Rather than working with machined metals and surfaces, Westerlund Roosen chose other dominant materials of the urban environment: concrete and asphalt. While others looked at blocks of buildings, she looked at the facades of old buildings and the surfaces of sidewalks and roads. Appropriately in her title Flank, she referred to both fortified walls and to a section of flesh between the last rib and the hip. Just as concrete is the ''flesh and bones'' of modern cities, the skin protects the body's structure as well as reveals its condition and past history.
At first glance, Flank II is often described by the uninitiated as a traffic bump or a heave in the sidewalk. But the sculpture does not rise up on pavement but rather lies horizontally on the grass under a grove of trees adjacent to a major path leading into Haskell Plaza. At present, beyond this area bulldozers and shovels methodically rupture and shift the earth's skin to improve the University's aging infrastructure and to realign its passageways. Over time, the concrete structure of Flank II also has begun to separate and crack; its copper skin has loss its sheen with its natural oxidation and at the edges it crinkles with age. While absolutely abstract, Westerlund Roosen's sculpture evokes connections with urban ground-scapes. When the work was brought to Western after its museum exhibition in Vancouver, it also began to make connections with general slopes of the earth and with the prone body and layers of earth. Westerlund Roosen's siting connects the natural processes of earth and body while her process and materials suggest the changing of structures from fortifications to modern buildings.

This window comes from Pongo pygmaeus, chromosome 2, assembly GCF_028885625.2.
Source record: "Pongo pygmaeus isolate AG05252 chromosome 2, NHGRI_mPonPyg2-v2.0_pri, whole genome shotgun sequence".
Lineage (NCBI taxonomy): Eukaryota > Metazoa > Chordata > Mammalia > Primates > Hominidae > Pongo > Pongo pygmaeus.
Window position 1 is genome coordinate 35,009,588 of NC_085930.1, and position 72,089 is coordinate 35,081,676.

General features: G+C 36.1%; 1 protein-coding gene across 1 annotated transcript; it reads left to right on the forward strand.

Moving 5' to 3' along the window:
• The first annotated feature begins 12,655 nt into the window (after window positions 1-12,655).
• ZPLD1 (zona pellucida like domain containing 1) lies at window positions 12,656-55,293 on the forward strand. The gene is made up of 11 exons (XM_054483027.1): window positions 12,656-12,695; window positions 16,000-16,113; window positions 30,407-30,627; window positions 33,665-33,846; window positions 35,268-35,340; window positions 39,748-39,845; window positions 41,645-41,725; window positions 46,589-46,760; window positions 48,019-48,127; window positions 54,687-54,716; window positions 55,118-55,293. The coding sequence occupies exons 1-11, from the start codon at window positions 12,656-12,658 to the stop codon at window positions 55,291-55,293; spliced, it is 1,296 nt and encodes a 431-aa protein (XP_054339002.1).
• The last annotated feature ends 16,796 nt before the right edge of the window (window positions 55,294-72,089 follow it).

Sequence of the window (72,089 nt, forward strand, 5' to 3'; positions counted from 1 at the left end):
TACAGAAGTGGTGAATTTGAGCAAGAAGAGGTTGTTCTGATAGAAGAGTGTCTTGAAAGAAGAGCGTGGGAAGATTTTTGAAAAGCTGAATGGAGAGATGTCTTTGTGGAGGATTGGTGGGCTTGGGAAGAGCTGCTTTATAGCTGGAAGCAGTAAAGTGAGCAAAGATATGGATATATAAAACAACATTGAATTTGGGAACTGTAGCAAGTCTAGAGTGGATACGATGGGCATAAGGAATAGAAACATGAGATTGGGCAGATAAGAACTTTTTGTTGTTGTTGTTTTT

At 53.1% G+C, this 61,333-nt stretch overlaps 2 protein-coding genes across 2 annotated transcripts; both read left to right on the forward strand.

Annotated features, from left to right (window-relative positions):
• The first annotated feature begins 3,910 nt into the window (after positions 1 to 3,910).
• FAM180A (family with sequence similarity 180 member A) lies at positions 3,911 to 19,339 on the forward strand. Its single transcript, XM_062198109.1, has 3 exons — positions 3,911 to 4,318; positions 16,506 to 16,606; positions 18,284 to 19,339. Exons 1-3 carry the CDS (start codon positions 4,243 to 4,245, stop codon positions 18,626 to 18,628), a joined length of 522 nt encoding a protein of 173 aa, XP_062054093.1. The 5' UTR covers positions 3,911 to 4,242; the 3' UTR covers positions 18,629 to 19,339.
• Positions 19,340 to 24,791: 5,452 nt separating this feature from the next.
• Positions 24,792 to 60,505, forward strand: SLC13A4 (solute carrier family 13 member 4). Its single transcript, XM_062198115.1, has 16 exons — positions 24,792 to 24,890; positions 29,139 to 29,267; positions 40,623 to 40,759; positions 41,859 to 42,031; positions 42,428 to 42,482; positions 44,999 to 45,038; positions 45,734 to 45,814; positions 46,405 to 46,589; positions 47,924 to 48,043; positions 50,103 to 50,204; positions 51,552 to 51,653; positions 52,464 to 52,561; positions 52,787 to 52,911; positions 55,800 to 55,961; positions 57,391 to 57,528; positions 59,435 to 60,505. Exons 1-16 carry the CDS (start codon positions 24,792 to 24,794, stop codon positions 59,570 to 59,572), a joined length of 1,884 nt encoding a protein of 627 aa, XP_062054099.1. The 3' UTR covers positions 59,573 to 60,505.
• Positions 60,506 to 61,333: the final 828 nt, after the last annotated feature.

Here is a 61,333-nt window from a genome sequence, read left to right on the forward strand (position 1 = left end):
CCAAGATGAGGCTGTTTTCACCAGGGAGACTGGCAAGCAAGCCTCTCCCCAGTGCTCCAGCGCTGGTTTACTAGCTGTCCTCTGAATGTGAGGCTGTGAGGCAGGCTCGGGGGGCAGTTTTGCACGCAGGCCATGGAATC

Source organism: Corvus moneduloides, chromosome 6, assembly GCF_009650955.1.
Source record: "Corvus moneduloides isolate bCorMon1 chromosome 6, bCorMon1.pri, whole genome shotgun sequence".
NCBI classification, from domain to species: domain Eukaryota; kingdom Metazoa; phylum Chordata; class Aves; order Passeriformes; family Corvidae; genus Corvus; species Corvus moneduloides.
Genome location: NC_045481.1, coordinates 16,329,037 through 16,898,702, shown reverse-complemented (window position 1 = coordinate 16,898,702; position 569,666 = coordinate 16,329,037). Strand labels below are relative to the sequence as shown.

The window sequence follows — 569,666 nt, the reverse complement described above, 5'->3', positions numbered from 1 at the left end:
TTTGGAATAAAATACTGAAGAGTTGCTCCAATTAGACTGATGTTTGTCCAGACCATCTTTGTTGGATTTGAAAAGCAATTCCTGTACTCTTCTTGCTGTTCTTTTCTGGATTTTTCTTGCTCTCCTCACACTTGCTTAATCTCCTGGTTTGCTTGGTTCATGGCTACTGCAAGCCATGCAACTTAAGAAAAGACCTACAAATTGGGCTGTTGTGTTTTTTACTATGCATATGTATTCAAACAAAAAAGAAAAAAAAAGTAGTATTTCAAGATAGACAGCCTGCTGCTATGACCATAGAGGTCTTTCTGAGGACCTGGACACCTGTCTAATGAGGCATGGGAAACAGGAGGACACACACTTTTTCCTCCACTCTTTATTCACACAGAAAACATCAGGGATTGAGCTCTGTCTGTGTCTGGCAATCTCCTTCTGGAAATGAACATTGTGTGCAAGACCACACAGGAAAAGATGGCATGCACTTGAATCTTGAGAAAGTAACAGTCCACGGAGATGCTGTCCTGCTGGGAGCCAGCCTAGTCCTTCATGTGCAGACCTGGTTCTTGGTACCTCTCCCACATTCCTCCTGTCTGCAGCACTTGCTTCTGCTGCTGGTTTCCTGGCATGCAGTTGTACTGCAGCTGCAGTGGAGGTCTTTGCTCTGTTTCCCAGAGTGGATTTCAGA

© Sarah Clark-Langager